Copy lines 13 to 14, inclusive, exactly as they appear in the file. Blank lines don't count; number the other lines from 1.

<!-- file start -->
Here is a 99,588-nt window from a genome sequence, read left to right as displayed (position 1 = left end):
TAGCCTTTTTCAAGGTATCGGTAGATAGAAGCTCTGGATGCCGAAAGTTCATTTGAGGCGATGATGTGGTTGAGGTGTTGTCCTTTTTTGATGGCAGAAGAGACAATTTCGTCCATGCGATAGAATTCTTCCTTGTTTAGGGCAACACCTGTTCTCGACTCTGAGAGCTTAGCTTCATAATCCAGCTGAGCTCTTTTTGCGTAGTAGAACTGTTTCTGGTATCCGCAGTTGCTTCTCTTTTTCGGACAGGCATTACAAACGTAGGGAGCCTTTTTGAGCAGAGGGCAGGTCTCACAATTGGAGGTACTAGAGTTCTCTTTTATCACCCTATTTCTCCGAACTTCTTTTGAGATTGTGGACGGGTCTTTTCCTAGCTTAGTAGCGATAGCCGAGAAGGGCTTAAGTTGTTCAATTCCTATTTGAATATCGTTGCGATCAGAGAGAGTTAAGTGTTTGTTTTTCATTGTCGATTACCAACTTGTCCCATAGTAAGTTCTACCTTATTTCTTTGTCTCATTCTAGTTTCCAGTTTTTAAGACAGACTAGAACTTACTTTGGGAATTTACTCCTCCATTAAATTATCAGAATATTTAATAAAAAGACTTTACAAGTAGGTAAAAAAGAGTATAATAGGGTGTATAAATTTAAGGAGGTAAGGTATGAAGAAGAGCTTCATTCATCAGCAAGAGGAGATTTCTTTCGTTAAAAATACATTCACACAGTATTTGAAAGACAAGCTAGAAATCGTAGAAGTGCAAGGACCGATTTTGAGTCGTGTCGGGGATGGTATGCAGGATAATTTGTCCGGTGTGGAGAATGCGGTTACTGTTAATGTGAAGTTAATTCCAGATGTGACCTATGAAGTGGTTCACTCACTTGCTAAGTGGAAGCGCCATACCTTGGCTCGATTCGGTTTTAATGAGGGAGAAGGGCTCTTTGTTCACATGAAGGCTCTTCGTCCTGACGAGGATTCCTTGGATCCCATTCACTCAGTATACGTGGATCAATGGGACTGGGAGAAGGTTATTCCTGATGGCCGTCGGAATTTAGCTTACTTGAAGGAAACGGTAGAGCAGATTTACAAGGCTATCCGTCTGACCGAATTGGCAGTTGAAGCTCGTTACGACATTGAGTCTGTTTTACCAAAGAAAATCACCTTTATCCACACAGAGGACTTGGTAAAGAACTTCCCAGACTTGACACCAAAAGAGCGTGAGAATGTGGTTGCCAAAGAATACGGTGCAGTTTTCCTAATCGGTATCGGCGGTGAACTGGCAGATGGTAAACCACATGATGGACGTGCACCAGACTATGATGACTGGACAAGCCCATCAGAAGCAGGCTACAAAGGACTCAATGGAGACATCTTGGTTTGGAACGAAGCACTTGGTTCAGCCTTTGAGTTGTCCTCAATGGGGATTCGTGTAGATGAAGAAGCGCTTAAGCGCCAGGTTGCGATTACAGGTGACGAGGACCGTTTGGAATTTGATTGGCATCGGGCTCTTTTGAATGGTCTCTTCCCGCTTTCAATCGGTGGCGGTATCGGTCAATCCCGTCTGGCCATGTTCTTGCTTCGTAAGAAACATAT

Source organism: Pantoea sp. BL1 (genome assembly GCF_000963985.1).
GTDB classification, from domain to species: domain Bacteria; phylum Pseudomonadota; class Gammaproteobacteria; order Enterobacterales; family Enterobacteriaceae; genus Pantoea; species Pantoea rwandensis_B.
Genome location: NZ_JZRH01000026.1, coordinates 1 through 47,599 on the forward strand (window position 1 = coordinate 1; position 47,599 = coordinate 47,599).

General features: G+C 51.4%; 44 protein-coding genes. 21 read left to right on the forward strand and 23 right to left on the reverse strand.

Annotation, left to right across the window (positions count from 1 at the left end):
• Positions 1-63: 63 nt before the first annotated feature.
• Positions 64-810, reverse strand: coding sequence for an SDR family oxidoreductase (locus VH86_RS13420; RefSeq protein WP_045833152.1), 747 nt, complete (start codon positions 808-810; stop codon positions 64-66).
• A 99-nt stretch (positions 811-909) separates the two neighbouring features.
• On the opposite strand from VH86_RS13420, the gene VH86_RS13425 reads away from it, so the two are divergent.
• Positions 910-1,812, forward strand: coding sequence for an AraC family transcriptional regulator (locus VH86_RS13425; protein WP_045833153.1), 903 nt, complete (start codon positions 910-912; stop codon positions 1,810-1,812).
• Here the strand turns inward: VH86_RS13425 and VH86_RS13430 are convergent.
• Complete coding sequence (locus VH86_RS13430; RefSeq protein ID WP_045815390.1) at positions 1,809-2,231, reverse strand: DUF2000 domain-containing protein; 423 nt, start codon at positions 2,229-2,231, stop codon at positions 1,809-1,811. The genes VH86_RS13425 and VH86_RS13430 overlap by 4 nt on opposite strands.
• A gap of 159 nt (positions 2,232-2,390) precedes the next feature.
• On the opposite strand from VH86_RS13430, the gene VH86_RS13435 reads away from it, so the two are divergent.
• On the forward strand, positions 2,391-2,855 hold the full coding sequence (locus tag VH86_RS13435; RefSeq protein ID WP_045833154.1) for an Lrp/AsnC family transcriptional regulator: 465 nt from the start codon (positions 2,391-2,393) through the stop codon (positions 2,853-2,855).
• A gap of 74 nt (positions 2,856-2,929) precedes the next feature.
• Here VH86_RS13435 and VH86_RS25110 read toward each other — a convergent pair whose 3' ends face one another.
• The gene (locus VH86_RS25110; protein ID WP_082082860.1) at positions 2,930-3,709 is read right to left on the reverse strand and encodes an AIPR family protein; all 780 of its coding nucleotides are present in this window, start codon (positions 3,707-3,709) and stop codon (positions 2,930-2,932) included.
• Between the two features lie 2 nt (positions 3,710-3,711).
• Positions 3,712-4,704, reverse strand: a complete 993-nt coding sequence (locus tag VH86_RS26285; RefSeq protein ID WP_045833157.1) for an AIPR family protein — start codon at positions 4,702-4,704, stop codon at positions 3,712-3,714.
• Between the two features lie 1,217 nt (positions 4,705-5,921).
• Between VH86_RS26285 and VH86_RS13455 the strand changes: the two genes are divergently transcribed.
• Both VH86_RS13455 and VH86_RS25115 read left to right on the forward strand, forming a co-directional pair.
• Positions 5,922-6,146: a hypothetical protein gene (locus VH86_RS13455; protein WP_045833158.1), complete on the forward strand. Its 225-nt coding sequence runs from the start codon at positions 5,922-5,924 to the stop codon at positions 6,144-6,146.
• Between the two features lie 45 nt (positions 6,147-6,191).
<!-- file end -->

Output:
• Here the strand turns inward: VH86_RS13425 and VH86_RS13430 are convergent.
• Complete coding sequence (locus VH86_RS13430; RefSeq protein ID WP_045815390.1) at positions 1,809-2,231, reverse strand: DUF2000 domain-containing protein; 423 nt, start codon at positions 2,229-2,231, stop codon at positions 1,809-1,811. The genes VH86_RS13425 and VH86_RS13430 overlap by 4 nt on opposite strands.